‘Ice Age’ finally cracks
Technically speaking, since there are still ice sheets on
Earth, we’re still part of an ice age that started some 2.6 million years ago.
It’s good news for polar bears and 20th Century Fox, producers of the “Ice Age” series, which, like its real-life counterpart, seems to go on forever.
“Ice Age” has its charm, but has always fallen in the “good enough” category, dwarfed by animated features with more depth, character and audience appeal. In this fourth installment, “Ice Age: Continental Drift,” the filmmakers aren’t even trying. It’s as if the animators were the only ones to show up for work.
The animation is brilliant, expertly rendered and easily making this the most visually appealing “Ice Age” yet, but the characters, story and dialogue that inhabit these environs are the polar opposite.
In fact, “Continental Drift” is outdone by its preceding animated short. “The Longest Daycare,” featuring Maggie Simpson from “The Simpsons,” manages to fill more comedy and heart in four and a half minutes – and without any dialogue – than “Continental Drift” does in 90.
This time, we find mammoth Manny (Ray Romano), sabretooth tiger Diego (Denis Leary, “The Amazing Spider-Man”) and sloth Sid (John Leguizamo, “The Pest”) caught in the midst of continental drift, a global event unwittingly sparked by squirrel-rat hybrid Scrat’s (Chris Wedge, “Robots”) enduring – and still comical – pursuit of the mighty acorn.
As Pangea falls apart, Manny and friends are separated from their herd – Manny’s wife, Ellie (Queen Latifah, “Last Holiday”) and daughter Peaches (singer Keke Palmer) – and cast out to sea, clinging to a floating chunk of ice, with Sid’s cantankerous and completely extraneous grandmother (Wanda Sykes, HBO’s “Curb Your Enthusiasm”) in tow. Meanwhile, Ellie and the bunch are threatened by an ever-encroaching land shelf that’s pushing them toward the ocean.
Manny’s determined to somehow find a way home and rescue his family, only to encounter a band of animal pirates sailing an iceberg, led by ape Captain Gutt (Peter Dinklage, HBO’s “Game of Thrones”).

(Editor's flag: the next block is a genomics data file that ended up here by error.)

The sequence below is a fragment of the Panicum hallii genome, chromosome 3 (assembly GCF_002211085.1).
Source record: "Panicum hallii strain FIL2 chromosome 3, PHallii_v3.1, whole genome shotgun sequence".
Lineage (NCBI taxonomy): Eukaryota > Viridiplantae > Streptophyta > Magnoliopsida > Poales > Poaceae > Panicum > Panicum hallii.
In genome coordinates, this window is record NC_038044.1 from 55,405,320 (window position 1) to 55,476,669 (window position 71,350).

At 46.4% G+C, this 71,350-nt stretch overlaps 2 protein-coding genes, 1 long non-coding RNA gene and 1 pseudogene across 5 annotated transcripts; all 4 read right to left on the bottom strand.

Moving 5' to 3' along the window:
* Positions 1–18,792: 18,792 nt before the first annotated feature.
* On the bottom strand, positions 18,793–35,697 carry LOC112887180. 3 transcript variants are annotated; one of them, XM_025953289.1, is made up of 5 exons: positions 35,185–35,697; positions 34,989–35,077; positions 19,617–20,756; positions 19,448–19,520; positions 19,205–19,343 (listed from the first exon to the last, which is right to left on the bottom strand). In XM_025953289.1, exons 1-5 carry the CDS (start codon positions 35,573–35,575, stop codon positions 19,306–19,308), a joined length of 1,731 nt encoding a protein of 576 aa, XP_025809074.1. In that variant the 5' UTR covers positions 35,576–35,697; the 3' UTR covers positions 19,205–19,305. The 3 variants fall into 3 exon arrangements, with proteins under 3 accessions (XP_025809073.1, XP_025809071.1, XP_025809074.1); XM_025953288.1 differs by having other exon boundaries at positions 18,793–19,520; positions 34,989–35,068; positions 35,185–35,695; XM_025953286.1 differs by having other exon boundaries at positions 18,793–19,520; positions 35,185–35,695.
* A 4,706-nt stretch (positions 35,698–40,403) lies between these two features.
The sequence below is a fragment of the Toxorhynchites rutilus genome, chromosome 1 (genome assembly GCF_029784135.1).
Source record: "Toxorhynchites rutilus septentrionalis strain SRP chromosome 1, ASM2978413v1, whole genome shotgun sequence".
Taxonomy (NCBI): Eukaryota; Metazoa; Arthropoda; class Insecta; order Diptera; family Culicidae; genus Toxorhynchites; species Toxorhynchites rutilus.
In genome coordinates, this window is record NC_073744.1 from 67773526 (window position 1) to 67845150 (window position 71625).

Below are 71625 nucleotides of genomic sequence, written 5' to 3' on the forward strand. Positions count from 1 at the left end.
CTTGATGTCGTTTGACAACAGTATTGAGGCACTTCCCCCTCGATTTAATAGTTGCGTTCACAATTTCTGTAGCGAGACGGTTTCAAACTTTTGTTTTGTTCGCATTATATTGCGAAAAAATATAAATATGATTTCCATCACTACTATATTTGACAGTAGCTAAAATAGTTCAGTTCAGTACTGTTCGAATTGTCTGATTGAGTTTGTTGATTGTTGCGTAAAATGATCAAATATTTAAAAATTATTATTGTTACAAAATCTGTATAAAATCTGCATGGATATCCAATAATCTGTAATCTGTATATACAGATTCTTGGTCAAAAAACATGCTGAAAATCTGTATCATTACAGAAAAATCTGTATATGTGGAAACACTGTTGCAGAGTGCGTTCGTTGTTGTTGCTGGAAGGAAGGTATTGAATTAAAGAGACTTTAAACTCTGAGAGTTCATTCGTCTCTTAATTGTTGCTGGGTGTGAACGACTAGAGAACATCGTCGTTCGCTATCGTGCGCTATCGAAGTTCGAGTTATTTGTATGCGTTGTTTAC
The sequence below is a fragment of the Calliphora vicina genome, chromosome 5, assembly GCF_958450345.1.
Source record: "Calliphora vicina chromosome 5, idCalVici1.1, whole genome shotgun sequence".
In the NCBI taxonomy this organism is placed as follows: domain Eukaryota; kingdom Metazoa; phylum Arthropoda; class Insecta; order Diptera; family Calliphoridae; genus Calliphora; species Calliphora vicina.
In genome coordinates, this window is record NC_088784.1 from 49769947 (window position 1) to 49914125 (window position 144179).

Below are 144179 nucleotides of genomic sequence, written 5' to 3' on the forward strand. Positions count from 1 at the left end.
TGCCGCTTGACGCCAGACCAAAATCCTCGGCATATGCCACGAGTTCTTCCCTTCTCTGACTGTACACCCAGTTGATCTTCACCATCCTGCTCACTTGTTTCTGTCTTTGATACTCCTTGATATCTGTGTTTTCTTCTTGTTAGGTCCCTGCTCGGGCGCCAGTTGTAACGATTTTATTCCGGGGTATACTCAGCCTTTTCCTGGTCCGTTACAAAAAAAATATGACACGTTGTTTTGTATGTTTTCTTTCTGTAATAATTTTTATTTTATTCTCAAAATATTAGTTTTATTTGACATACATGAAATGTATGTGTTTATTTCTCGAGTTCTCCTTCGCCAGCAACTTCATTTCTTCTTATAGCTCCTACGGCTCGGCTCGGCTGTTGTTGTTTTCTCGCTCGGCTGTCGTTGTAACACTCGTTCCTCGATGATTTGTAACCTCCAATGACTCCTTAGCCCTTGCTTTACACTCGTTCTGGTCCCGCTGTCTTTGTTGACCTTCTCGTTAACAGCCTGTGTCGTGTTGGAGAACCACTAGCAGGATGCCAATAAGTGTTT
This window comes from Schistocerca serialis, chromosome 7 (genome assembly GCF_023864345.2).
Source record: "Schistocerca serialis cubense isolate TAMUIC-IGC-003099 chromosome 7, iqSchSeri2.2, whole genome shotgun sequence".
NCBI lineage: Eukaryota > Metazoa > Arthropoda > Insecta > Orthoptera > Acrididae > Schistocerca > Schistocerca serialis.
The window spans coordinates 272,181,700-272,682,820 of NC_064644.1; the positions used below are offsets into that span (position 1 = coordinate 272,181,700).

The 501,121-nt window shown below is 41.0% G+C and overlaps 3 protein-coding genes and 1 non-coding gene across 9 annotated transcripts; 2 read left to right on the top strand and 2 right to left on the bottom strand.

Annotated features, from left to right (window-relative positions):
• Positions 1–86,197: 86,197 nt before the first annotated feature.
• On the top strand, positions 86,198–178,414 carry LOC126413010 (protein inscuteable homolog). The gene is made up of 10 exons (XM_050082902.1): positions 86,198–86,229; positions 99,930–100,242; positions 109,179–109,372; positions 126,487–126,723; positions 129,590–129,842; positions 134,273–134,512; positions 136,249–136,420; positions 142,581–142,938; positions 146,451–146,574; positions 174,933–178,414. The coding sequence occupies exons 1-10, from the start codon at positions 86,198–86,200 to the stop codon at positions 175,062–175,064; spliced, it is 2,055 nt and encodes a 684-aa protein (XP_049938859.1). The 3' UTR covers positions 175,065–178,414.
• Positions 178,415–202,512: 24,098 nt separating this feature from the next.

Gutt explains, through a particularly poorly written song, that he and his band of animals, including sabretooth tiger Shira (Jennifer Lopez, “Jersey Girl”) and idiot seal Flynn (Nick Frost, “Hot Fuzz”), are looting the seas to survive. Furthermore, they want to press Manny and company into their crew – or make them walk the plank.
As with the previous films, the funniest part of “Continental Drift” is Scrat’s fruitless pursuit of the acorn. Mostly dialogue-free, Scrat’s segments are more akin to the Looney Tunes style of comedy from yesteryear and are that much better for it. With “Continental Drift,” it seems as if silence speaks louder than words.
Directed by Steve Martino (“Horton Hears a Who”) and Mike Thurmeier (“Ice Age: Dawn of the Dinosaurs”), “Continental Drift” is strictly for kids, with very little going for their parents, unless those parents are content with colorful images, talking animals (who naturally rap and dance during the credits) and zero substance.
The filmmakers halfheartedly attempt some grown-up appeal with an extraordinarily large celebrity cast, some of whom only have a couple lines and are obviously there to cash a quick paycheck and pad the movie’s resumé.
Among them are Patrick Stewart (TV’s “Star Trek: The Next Generation), Simon Pegg (“Shaun of the Dead”), whose only line is a laugh, Sean William Scott (“American Pie”), Joy Behar (“Manhattan Murder Mystery”) and singer Nicki Minaj.
But it’s just as well, since most of the jokes fall embarrassingly flat, particularly those revolving around Ellie’s and Peaches’ plotline, while others are recycled from previous scenes. Certain scenes are also recycled from a couple of “Ice Age” shorts released over the last couple years, “Scrat’s Continental Crack-Up” and “Scrat’s Continental Crack-Up: Part 2.”
The best line comes from Leguizamo’s Sid, explaining the events from the last film, “Ice Age: Dawn of the Dinosaurs.”
“We met dinosaurs in the Ice Age, which doesn’t make any sense, but it sure was fun,” he says, while simultaneously hitting the nail on the head.
“Continental Drift” doesn’t make much sense either, but misses the boat when it comes to fun.
“Ice Age: Continental Drift,” rated PG for mild rude humor and action/peril, is playing at Regal Cinema 7 in Boone. For show times, see page 15-B or visit http://www.mountaintimes.com/movies.